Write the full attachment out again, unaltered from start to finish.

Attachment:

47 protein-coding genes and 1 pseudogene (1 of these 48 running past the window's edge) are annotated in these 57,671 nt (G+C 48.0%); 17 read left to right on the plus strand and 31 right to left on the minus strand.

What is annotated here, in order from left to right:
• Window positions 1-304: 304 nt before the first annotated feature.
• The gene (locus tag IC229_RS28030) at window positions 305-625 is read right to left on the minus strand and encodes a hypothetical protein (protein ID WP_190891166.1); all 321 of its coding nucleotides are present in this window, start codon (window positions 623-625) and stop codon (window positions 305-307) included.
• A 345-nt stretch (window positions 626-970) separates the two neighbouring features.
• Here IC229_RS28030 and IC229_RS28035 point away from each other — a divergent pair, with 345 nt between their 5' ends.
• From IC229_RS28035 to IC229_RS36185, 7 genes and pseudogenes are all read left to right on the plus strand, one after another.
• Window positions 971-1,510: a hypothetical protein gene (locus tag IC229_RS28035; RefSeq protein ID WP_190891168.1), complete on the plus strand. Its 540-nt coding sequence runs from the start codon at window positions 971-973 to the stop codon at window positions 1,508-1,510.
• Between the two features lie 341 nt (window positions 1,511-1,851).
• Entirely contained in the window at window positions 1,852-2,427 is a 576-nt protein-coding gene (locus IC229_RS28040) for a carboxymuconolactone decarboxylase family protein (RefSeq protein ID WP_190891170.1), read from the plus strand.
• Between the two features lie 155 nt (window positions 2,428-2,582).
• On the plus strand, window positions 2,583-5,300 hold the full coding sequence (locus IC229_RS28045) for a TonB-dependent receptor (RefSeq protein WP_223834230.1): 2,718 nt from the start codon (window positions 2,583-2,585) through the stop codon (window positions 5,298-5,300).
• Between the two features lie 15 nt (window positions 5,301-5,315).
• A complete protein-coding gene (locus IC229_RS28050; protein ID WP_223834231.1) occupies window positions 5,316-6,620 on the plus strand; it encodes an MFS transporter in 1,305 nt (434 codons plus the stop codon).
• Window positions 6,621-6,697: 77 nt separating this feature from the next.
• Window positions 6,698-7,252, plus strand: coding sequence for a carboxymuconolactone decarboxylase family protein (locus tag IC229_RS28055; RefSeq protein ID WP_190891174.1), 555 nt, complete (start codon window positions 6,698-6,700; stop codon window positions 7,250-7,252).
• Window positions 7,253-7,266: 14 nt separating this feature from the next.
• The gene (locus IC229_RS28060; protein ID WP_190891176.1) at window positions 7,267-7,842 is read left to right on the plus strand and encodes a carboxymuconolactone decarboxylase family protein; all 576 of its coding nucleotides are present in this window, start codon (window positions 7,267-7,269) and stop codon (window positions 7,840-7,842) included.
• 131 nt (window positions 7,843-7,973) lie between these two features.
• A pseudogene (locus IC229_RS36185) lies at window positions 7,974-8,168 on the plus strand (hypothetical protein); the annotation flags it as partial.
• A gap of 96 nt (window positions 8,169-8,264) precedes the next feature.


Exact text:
47 protein-coding genes and 1 pseudogene (1 of these 48 running past the window's edge) are annotated in these 57,671 nt (G+C 48.0%); 17 read left to right on the plus strand and 31 right to left on the minus strand.

What is annotated here, in order from left to right:
• Window positions 1-304: 304 nt before the first annotated feature.
• The gene (locus tag IC229_RS28030) at window positions 305-625 is read right to left on the minus strand and encodes a hypothetical protein (protein ID WP_190891166.1); all 321 of its coding nucleotides are present in this window, start codon (window positions 623-625) and stop codon (window positions 305-307) included.
• A 345-nt stretch (window positions 626-970) separates the two neighbouring features.
• Here IC229_RS28030 and IC229_RS28035 point away from each other — a divergent pair, with 345 nt between their 5' ends.
• From IC229_RS28035 to IC229_RS36185, 7 genes and pseudogenes are all read left to right on the plus strand, one after another.
• Window positions 971-1,510: a hypothetical protein gene (locus tag IC229_RS28035; RefSeq protein ID WP_190891168.1), complete on the plus strand. Its 540-nt coding sequence runs from the start codon at window positions 971-973 to the stop codon at window positions 1,508-1,510.
• Between the two features lie 341 nt (window positions 1,511-1,851).
• Entirely contained in the window at window positions 1,852-2,427 is a 576-nt protein-coding gene (locus IC229_RS28040) for a carboxymuconolactone decarboxylase family protein (RefSeq protein ID WP_190891170.1), read from the plus strand.
• Between the two features lie 155 nt (window positions 2,428-2,582).
• On the plus strand, window positions 2,583-5,300 hold the full coding sequence (locus IC229_RS28045) for a TonB-dependent receptor (RefSeq protein WP_223834230.1): 2,718 nt from the start codon (window positions 2,583-2,585) through the stop codon (window positions 5,298-5,300).
• Between the two features lie 15 nt (window positions 5,301-5,315).
• A complete protein-coding gene (locus IC229_RS28050; protein ID WP_223834231.1) occupies window positions 5,316-6,620 on the plus strand; it encodes an MFS transporter in 1,305 nt (434 codons plus the stop codon).
• Window positions 6,621-6,697: 77 nt separating this feature from the next.
• Window positions 6,698-7,252, plus strand: coding sequence for a carboxymuconolactone decarboxylase family protein (locus tag IC229_RS28055; RefSeq protein ID WP_190891174.1), 555 nt, complete (start codon window positions 6,698-6,700; stop codon window positions 7,250-7,252).
• Window positions 7,253-7,266: 14 nt separating this feature from the next.
• The gene (locus IC229_RS28060; protein ID WP_190891176.1) at window positions 7,267-7,842 is read left to right on the plus strand and encodes a carboxymuconolactone decarboxylase family protein; all 576 of its coding nucleotides are present in this window, start codon (window positions 7,267-7,269) and stop codon (window positions 7,840-7,842) included.
• 131 nt (window positions 7,843-7,973) lie between these two features.
• A pseudogene (locus IC229_RS36185) lies at window positions 7,974-8,168 on the plus strand (hypothetical protein); the annotation flags it as partial.
• A gap of 96 nt (window positions 8,169-8,264) precedes the next feature.